The 4B Pencil, Black Biro and Paper Pad Revolution

New contributor Megan Wright on why your self-image can be helped with a few simple things from your stationery drawer.

MeganLast Summer I travelled over 6,000 miles across Europe, stopping at several galleries and museums on my way. As a result of this I got to view a lot of art; which naturally meant I was confronted with a hella lot of naked bodies, and as a result (perhaps not surprisingly) I’ve come out of it all pretty darn mesmerised by the beauty of our ‘ugly’ bits.

It got me thinking about the female form, and all this “Natural beauty” and “weight-loss” rhetoric that keep popping up on my Newsfeed just because a) I’m a woman, and b) I’ve most certainly googled it. I’m no stranger to dieting, fitness regimes, and body dysmorphia; I remember being 8 years old and realising my ass was bigger than everyone else’s. I spent all my teenage years hating the way I looked and desperately trying to change my body. At one point I would even say I was ‘successful’ in doing so; slaving away at the gym, eating much less, and working as a housekeeper helped me lose nearly 2 stone. The only problem was I never saw the change in the mirror, and I was never satisfied with what I’d achieved.

Aaaaanyway, a year later I was pretty much back where I started, and I tormented myself for ‘letting go’. I felt like I was in a constant game of tug-of-war with my head; one half of me wanted to embrace what I had and love my body, and the other half kept thinking if I just lost an inch here and there then I’d finally be happy with how I looked. Unfortunately, inspiring youtube videos and feminist blogs could only do so much for me to get over myself. In the end it was a 4b pencil, black biro, and paper pad that did the trick.

As I wandered round Frankfurt Art Museum I couldn’t help but stand in awe at the beauty of the nude figures that stood before me. I realised the variety in their shapes and sizes, and how natural they looked. I also clicked that in some cases, their figures were not very different to my own, and I couldn’t help but ask myself “How come I can look at these and appreciate that they are beautiful, but I can’t feel the same way about myself?”.

No one would dare suggest that the Venus de Milo should lose a few pounds, or that Botticelli’s Venus  (in The Birth of Venus) could do with a few inches off her waist. Of course beauty ideals change throughout time, but the fact remains that there is still a part of us that can look at these pictures and know that they are beautiful, and yet if any celebrity with the same figure were to be plastered in the tabloids and subsequently brutally criticised for their “orange-peel” skin . So I decided to see what I’d look like as an art piece, to see if it would change my opinion of myself at all.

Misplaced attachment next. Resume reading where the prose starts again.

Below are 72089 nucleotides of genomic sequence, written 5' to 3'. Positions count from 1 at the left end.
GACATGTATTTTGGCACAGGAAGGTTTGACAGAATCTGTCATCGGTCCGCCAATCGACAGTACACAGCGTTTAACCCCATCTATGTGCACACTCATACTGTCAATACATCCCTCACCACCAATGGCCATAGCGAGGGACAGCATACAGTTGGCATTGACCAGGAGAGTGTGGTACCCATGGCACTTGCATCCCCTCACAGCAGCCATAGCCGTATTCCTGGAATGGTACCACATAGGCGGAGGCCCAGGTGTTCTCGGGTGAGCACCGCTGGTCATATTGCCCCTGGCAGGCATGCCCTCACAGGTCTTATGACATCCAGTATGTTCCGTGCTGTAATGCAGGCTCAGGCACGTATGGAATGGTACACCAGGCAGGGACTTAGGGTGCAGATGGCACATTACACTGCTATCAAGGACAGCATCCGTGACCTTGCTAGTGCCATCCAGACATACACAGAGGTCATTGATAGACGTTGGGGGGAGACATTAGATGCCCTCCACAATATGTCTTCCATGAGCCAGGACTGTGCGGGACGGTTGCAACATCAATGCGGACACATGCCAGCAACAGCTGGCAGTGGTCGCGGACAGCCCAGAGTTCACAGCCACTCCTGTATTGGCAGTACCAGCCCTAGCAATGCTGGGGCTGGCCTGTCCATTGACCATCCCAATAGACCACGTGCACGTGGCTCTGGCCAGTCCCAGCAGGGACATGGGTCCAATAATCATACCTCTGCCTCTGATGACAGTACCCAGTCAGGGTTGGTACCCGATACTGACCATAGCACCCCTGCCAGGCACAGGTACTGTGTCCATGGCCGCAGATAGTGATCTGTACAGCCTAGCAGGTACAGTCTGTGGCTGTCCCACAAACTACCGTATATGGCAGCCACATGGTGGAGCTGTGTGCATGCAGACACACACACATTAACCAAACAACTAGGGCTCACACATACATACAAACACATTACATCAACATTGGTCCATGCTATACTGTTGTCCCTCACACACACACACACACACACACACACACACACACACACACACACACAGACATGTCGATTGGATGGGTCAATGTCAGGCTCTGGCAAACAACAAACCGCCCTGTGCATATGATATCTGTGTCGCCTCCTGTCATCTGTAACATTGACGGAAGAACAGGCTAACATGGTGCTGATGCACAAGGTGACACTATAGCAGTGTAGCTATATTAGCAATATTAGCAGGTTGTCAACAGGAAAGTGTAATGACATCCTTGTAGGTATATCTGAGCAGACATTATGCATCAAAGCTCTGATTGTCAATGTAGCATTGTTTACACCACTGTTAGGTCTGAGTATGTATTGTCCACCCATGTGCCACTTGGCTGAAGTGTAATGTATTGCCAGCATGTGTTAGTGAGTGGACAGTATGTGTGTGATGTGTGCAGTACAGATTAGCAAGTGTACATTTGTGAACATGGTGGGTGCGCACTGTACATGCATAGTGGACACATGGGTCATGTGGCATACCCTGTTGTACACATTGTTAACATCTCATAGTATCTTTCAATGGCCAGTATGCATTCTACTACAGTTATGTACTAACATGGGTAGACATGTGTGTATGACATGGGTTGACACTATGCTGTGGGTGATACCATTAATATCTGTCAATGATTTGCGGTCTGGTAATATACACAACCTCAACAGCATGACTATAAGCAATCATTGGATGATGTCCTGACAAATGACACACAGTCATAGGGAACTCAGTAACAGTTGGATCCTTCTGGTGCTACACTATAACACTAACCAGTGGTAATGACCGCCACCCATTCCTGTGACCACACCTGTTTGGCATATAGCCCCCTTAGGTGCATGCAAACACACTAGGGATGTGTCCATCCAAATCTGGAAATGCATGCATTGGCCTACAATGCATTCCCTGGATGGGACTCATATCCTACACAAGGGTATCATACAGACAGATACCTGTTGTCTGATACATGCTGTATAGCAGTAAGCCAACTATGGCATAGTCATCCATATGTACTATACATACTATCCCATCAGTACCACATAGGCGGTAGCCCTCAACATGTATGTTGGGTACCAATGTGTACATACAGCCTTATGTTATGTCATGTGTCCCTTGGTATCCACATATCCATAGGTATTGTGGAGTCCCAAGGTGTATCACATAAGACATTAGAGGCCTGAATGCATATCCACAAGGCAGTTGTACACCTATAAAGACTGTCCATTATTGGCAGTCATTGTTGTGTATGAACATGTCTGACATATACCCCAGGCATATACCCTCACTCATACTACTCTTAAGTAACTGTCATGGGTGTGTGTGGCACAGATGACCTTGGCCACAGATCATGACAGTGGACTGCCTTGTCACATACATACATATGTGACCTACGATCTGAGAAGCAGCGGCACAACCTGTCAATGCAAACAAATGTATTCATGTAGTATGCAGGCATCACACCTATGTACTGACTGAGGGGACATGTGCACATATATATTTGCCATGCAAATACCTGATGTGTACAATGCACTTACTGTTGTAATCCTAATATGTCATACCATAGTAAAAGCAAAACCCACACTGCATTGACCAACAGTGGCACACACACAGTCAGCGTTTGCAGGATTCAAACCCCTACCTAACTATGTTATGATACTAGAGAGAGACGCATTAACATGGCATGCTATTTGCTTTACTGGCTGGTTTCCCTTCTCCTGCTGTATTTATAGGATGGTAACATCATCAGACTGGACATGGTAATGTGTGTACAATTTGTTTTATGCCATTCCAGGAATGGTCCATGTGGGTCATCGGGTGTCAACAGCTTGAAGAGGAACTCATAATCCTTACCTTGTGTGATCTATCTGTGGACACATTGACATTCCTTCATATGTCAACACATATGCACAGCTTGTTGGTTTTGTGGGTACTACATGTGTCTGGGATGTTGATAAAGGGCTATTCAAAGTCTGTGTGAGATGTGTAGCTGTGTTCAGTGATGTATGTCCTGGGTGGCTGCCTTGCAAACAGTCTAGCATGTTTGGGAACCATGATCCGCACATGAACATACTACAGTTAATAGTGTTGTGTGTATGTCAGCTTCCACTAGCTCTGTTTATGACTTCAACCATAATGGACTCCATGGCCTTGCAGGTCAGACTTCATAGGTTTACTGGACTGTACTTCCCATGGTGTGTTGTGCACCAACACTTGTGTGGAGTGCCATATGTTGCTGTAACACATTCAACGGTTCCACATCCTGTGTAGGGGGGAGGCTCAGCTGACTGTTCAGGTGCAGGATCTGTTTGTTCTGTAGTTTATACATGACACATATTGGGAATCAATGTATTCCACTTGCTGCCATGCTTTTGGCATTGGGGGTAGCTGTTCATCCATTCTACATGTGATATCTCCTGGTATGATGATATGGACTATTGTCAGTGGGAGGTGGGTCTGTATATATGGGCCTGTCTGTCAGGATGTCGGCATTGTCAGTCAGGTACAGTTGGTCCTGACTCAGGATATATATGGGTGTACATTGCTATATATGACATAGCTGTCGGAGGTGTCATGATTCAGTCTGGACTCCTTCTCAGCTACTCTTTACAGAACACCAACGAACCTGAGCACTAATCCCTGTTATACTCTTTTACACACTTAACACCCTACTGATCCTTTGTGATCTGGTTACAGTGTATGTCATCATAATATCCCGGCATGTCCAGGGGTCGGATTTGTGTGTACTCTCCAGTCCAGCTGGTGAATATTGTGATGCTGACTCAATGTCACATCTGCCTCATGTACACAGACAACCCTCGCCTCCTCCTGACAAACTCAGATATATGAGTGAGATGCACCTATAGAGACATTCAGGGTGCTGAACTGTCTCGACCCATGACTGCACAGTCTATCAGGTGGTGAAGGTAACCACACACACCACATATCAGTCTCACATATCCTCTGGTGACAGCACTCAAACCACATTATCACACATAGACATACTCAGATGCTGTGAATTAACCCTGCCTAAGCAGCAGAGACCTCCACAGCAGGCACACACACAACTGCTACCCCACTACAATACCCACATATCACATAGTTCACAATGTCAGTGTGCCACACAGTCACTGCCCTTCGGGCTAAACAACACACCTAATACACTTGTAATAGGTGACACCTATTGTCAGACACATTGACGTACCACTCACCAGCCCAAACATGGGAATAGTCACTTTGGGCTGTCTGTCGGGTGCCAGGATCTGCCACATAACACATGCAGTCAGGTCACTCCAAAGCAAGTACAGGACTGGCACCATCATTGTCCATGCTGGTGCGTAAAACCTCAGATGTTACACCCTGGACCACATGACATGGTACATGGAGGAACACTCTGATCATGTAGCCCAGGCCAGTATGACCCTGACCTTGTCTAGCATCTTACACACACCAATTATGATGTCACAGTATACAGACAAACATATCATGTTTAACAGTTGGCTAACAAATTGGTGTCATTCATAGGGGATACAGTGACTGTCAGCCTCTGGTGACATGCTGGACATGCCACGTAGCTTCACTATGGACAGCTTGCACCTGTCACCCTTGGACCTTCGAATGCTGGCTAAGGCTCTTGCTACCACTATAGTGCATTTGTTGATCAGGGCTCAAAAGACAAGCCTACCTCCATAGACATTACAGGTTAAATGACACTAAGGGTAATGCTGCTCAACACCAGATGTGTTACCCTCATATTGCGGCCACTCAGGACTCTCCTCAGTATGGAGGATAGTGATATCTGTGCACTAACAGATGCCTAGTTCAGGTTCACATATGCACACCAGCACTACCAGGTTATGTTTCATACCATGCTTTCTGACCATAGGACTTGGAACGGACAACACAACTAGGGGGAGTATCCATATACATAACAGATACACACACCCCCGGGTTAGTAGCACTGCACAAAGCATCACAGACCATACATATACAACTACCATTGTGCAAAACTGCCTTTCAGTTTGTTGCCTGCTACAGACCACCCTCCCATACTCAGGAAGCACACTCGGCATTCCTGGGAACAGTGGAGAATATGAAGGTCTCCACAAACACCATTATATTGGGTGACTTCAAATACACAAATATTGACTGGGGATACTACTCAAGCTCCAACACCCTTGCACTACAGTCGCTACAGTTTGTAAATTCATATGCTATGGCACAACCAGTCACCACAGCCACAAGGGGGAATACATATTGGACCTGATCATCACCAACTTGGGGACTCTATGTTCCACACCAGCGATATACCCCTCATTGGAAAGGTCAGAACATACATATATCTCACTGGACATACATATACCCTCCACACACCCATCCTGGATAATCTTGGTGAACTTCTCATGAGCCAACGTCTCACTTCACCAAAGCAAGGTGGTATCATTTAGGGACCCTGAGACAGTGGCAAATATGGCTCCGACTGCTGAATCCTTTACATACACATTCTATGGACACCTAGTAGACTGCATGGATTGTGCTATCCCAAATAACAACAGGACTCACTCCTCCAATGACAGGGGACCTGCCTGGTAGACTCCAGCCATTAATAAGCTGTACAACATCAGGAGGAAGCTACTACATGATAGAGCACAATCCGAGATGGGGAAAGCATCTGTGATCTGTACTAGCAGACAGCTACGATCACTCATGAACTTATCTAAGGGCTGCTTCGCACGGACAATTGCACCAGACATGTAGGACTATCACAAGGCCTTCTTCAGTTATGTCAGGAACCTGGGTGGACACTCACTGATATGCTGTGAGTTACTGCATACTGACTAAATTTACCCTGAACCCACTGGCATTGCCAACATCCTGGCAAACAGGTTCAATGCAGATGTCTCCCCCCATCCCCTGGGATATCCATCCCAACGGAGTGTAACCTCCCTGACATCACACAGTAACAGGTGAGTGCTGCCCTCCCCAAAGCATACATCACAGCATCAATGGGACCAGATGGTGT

I foresaw a time-consuming project that would probably take months before it had any profound effect. In the end, it only took 3 sketches, and a matter of weeks to dramatically change how I saw myself in the mirror. For a couple of hours a day I would try to perfect my hip-to-waste ratio, shade in my pubic hair, and attempt to make my nipples look less like googly eyes until realising that actually, they kind do look like wonky cartoon eyes when drawn turned black and white. It became apparent to me that the more bumps, rolls, or cellulite a particular body part had, the harder it was to draw, and thus it required extra time and care spent on it before it could be considered finished.




I’m not sure whether it was the final result, the hours spent looking at myself in my birthday suit, or if it was a combination of both, but by the end I felt kinda happy with myself. Suddenly I found myself feeling proud of the dimples on my hips, and the way I’d captured the layer of fat around my lower stomach. The sheer volume of my rear-end became almost like a caricature when put onto A3, so I felt it was apt to name the piece “My big fat bottom”. Jokes aside, I felt pretty awesome, but not in a “Gad DAAAyum I’m hot” kind of way. I just felt content, and for the first time my bits finally felt appreciated, which was a pretty nice feeling after years of abuse.

I’m certainly not saying that the revolution against body-hate will be led by a 4b pencil, black biro, and a pad of paper and nor am I suggesting that it is the cure for everyone. It was simply an interesting venture that I would recommend. I still find the little devil on my shoulder trying to make his way into my head, but I’ve become a lot better at kicking him out ASAP. But heck, it worked for me, and it might just work for you too. What have you got to lose?

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